2022 FIFA World Cup, national allegiance

BY: Prosper Andre Batinge
The writer
The writer

Finally, Qatar is hosting the 2022 FIFA World Cup after winning the right to stage the world’s most famous game following a rather controversial vying process even for the sports of soccer and after pouring unprecedented hundreds and hundreds of billions and billions of dollars in preparation.

Finally, Qatar is hosting some 832 players from some 32 countries who are battling it out in some eight stadiums in the wealthy Gulf nation for the ultimate prize: champions of the 2022 FIFA World Cup.

And finally, Qatar is playing the national anthem of each participating team just before the start of each game, rendered in the most solemn yet boisterous of voices amid the open and proud display of national flags, national colours, and national culture from Argentina to Brazil from Cameroun to Denmark from England to France and, of course, from Ghana and going.

Citizenship, nationalism, and patriotism are at the heart of the global drama unfolding in Qatar in these next several weeks, at the end of which some national egos would be bruised, others severely wounded, and few ballooned with pride almost beyond measure until the next World Cup.

Global friendship and cooperation, which the game of football generally and the World Cup, particularly, profess to cultivate, comes second place to the national egos on display in Qatar, as is the case of any World Cup.

One is hard pressed to think of another global gathering of large crowds of nations where national patriotism and national allegiance is most manifest than at the Mondial, this and others.

This stirs the long-running question of citizenship of a country, nationality of a nation, and allegiance to a people and their cause.

Specifically, what does being Ghanaian and vowing allegiance to Ghana at the World Cup mean for the 26 Ghanaian players selected to compete at Qatar on behalf of the 30.8 million Ghanaians?

Ghanaian citizenship

Article 6 of the 1992 Constitution and sections 1 to 15 of the Citizenship Act, 2000, (Act 591), directly govern Ghanaian citizenship. Ghanaian citizenship is thus a question of law.

A person may become a Ghanaian by one of six ways: birth, marriage and subsequent registration, naturalisation, award, foundling, and adoption. Each of the 26 Ghanaian players in Qatar is a Ghanaian through one of these six paths.

As ancient as its Athenian origin and as modern as its American evolution, a citizen, Ghanaian or otherwise, is a bearer of rights. A Ghanaian professional football player has the right to be considered and selected to play for Ghana at this World Cup or any.

But representing or serving Ghana in certain capacities such as competing on behalf of Ghana at the World Cup ought to require more than being a citizen of Ghana in my modest view.


Ghana has had patriotic Black Star players who elevated our national interest above their own. Such players still exist. But increasingly, some “Ghanaians” only “come” “home” to pick up the Black Star jersey after they fail to be selected to play at the World Cup for a European or North American nation.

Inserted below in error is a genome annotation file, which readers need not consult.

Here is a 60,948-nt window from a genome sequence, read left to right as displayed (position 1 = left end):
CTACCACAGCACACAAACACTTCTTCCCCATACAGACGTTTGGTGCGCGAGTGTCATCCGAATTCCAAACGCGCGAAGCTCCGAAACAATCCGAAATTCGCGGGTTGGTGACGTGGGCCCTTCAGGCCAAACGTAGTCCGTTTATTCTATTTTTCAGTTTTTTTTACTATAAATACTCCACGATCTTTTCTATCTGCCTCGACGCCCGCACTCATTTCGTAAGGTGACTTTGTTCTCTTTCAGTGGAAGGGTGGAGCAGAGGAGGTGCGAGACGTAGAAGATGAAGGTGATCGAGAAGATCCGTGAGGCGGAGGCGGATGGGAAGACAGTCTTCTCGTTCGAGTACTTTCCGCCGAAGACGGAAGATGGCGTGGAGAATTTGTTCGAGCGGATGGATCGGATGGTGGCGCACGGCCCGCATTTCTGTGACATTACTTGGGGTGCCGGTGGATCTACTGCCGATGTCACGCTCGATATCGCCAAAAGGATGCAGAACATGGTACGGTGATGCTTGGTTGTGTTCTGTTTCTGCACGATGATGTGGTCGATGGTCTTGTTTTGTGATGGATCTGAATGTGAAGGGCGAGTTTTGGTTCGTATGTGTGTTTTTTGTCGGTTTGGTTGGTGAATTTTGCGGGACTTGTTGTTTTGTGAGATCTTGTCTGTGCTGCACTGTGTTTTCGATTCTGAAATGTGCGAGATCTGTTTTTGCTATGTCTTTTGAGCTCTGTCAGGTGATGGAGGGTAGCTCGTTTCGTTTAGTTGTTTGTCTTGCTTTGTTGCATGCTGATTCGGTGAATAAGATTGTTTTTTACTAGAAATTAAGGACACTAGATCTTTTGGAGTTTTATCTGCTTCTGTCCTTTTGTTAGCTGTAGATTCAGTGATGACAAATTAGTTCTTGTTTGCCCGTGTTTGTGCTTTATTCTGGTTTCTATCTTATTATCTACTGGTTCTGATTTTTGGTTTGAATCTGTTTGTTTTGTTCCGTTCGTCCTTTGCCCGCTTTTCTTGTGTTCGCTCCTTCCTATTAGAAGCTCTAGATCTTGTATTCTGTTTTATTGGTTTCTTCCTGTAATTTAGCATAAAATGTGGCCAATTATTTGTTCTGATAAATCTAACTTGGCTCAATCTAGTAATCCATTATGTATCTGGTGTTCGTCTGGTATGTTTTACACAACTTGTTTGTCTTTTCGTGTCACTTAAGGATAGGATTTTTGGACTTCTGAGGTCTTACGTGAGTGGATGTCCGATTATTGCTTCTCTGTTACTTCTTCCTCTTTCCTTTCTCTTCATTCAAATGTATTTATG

The Ghana Black Stars

Some players, caught in this conundrum, have struggled with the decision in sincerity: “My parents are from Accra and I really enjoy going [to Ghana]. But I wasn’t born or raised there, my culture’s here, and there are players for whom it would mean more. I don’t think it would be right to take the place of someone who really deserves to go and who feels Ghana 100 per cent.” Inãki Williams who plays for Athletic Bilbao and is representing Ghana in Qatar made these remarks on October 6, 2021, while talking about how his parents perilously crossed the desert to settle in Spain.

In an entry for The Athletic sports magazine, Andy Naylor wrote in part about Tariq Lamptey: “The right-back is at the World Cup representing Ghana after switching nationalities from England. Lamptey played for England from under-18s through to the under-21s. His parents are from Ghana and, with so much competition in his position for England, the 22-year-old traded his national allegiance in July.”

The ritual of players “coming home” after they fail to make the cut for other national teams is not peculiar to Ghana. Hannibal Mejbri the Tunisia midfielder played for France (where he was born) at the youth levels and only switched his allegiance to the Tunisian national team in recent years.

That we are a second choice for some category of players is a sad statement for a prestigious global competition where patriotism is almost as high as a World War.

While we wrestle with this long-running Ghanaian nationality question, by all means, we should support our Black Stars as they wrestle for the 2022 FIFA World Cup for the one country that, for now, we all call our homeland: Ghana.

The writer is a lawyer/doctoral fellow at Fordham Law School, N.Y., USA
E-mail: This email address is being protected from spambots. You need JavaScript enabled to view it.